A verification study demonstrated the accuracy of the established Design Space model with a relative error of prediction of only 0.6%. The method was further validated for specificity, linearity, accuracy and precision, and robustness in compliance with ICH guideline Q2 (R1). The method was found to be linear in the concentration range from the quantification limit (LOQ) to 125% of the specification limit for ebastine and each of the impurities with correlation coefficients of not less than 0.999. The recovery rate was between 98.15 and 100.30% for each impurity. The repeatability and intermediate precision (RSD) were less than 3.2% for ebastine and each of the impurities.
Building a multidimensional design space
The same two authors were joined by Mijo Stanic, also from Steiner & Co, for a subsequent study ‘‘In silico robustness testing of a compendial HPLC purity method by using of a multidimensional design space build by chromatography modelling—Case study pramipexole’’ that was published in the JBPA in 2014.
Here, the study team sought to impose a QbD approach on purity testing of the API pramipexole performed using the official (compendial) and harmonized method published in the European Pharmacopeia (Eu.Ph.) and United States Pharmacopeia (USP), which demands use of a C18 column with gradient elution of an ion-pairing-buffer of pH 3.0 (mobile phase A) and acetonitrile (mobile phase B).
Although not recommended in general, compendial methods are often adapted for purity testing of generic formulations. This study describes a novel approach to evaluate method robustness of an adapted method, prior to full method validation. Based on QbD principles, they performed a small number of experiments, entering them into the DryLab®4 software, including PeakMatch and 3-D-Robustness modules, to allow visualization of a multidimensional “Design Space”, a region in which changes in method parameters will not significantly affect the results, as defined in the ICH guideline Q8 (R2) leading to a more flexible method handling in routine analysis.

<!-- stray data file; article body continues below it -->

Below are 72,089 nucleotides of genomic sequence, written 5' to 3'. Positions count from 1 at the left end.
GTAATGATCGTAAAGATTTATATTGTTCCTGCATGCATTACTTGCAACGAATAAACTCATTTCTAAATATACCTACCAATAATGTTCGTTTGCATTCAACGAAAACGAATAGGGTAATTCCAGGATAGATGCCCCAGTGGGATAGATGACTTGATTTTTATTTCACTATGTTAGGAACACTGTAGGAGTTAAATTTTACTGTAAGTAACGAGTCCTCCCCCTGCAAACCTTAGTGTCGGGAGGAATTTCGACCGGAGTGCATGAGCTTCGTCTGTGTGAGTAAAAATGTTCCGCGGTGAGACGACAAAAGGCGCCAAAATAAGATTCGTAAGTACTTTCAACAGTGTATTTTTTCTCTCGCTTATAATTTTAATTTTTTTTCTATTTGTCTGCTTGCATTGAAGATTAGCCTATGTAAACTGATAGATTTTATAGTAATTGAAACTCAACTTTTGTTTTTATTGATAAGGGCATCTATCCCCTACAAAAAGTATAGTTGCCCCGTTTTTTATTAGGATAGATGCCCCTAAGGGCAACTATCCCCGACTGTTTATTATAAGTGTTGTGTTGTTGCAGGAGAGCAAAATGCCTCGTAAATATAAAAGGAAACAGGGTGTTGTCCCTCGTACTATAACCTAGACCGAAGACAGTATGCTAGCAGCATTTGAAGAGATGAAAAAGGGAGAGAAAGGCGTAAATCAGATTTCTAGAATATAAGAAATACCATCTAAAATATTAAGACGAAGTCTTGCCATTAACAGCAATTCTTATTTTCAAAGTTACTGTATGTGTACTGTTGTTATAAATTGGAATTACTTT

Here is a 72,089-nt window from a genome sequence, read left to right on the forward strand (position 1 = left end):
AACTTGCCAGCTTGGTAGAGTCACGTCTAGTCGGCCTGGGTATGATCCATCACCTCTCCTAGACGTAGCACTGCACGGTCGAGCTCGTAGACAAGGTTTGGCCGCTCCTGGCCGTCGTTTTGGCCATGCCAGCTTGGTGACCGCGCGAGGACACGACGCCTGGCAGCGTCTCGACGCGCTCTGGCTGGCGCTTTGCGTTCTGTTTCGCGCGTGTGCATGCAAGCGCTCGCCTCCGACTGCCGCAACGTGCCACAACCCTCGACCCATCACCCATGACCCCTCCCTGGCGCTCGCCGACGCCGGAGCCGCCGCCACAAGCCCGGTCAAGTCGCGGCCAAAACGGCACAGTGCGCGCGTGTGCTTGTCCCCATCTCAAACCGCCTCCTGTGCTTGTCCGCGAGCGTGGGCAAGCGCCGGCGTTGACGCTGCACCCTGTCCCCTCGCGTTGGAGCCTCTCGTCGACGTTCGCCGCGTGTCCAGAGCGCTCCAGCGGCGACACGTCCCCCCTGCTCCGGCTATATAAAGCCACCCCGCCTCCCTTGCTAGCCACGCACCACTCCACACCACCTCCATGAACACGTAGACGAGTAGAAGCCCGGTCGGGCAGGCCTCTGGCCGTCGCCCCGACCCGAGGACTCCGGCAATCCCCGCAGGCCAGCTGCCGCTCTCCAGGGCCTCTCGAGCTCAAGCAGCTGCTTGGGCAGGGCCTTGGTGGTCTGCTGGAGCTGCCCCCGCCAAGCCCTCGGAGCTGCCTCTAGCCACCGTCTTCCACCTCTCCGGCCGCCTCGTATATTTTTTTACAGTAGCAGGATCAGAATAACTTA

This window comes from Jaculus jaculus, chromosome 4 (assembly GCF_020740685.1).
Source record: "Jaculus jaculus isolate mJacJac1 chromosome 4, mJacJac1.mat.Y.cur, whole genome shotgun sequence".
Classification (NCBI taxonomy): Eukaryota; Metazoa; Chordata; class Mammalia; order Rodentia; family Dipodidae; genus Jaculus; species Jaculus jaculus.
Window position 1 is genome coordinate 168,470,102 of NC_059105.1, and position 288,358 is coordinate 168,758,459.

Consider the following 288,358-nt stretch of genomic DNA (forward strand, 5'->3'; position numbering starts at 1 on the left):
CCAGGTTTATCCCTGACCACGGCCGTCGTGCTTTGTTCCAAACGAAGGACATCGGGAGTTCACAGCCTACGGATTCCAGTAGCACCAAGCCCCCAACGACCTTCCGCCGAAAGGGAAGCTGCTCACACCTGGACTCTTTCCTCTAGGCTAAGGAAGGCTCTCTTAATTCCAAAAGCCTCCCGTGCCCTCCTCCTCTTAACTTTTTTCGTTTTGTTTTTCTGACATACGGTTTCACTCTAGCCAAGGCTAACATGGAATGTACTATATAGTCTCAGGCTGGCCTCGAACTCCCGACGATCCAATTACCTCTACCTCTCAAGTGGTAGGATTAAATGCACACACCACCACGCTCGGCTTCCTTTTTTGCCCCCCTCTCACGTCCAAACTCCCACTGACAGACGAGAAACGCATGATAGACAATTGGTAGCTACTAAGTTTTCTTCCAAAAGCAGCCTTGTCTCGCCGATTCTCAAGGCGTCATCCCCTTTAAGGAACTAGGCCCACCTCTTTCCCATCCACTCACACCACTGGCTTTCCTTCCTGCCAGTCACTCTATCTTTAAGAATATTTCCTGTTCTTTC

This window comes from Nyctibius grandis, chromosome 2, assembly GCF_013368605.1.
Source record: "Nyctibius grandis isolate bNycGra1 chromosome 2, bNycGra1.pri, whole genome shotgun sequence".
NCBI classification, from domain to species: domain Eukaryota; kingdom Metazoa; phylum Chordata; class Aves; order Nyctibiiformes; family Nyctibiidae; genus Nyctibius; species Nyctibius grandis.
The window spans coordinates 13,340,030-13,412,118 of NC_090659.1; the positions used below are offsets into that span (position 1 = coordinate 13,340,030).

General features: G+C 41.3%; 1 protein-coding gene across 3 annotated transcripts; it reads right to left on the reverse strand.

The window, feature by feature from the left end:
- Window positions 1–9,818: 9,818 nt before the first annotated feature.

For two different recommended C18 columns, the team constructed a multidimensional Design Space (Method Operating Design Region, MODR) to study the robustness of the adapted method with the DryLab®4 Robustness Module, using retention times and peak areas of individual peaks from the experimental runs as input data for HPLC modeling.
For the separate Eluent Design Space study DryLab®4 was used, for which Molnár-Institute constructed a specific ionic strength vs. ion-pairing concentration model.
In a full factorial design, the following six parameters were varied at three levels (low, nominal, high): gradient time, temperature, pH of the aqueous eluent (A), flow rate, start- and end concentration of the organic mobile phase component (eluent B). The resulting 36 = 729 experiments were performed in silico from the previously constructed models for Design Space in less than one minute and showed that the required resolution of 2.0 could not be reached in all experiments for the two columns as recommended by Eu.Ph., with failure rates of 25% and 16%, respectively. However, by adjusting gradient time, the team was able to fulfill the requirements with a failure rate of zero.
The team thus succeeded in their goals of establishing a multi-factorial Design Space that could be used for in silico robustness testing, as well as increasing flexibility of the method handling in the routine work, thus reducing overall process development time from months to days.
Automated separation of 10 compounds using DryLab®4
In 2018, Arnold Zöldhegyi led a team representing the Molnar-Institute and Moscow’s Mendeleev University of Chemical Technology in a study of ‘‘Automated UHPLC separation of 10 pharmaceutical compounds using software-modeling’’.
This work used the DryLab®4 automation tool to perform Design of Experiments (DoE) runs, also with Design Space verification runs and robustness calculation confirmation. Their whole development procedure followed an Analytical Quality by Design (AQbD) workflow and was documented accordingly. Error-proof method modelling again enabled rapid development with zero defects and, when compared, simulated and experimental results were found to be in very close alignment.
Automation routines can reduce human error, increase productivity and reduce per unit costs. Therefore, in this project, the goal was to develop an automation feature in order to reduce the time to create the necessary experiments, along with the time required to manually enter the run parameters. To achieve this goal, the team created a model mixture of blockbuster drug components to be able to follow a large number of experiments and test the influence of variabilities needed to program the automation algorithms in robustness studies and to control the experimental outcome of the individual separation conditions. This would eliminate possible errors on setting the conditions for each single run. The automated conduction of 12 numbered runs could then be imported into DryLab®4 and consequently add to proficient pharmaceutical Quality Control.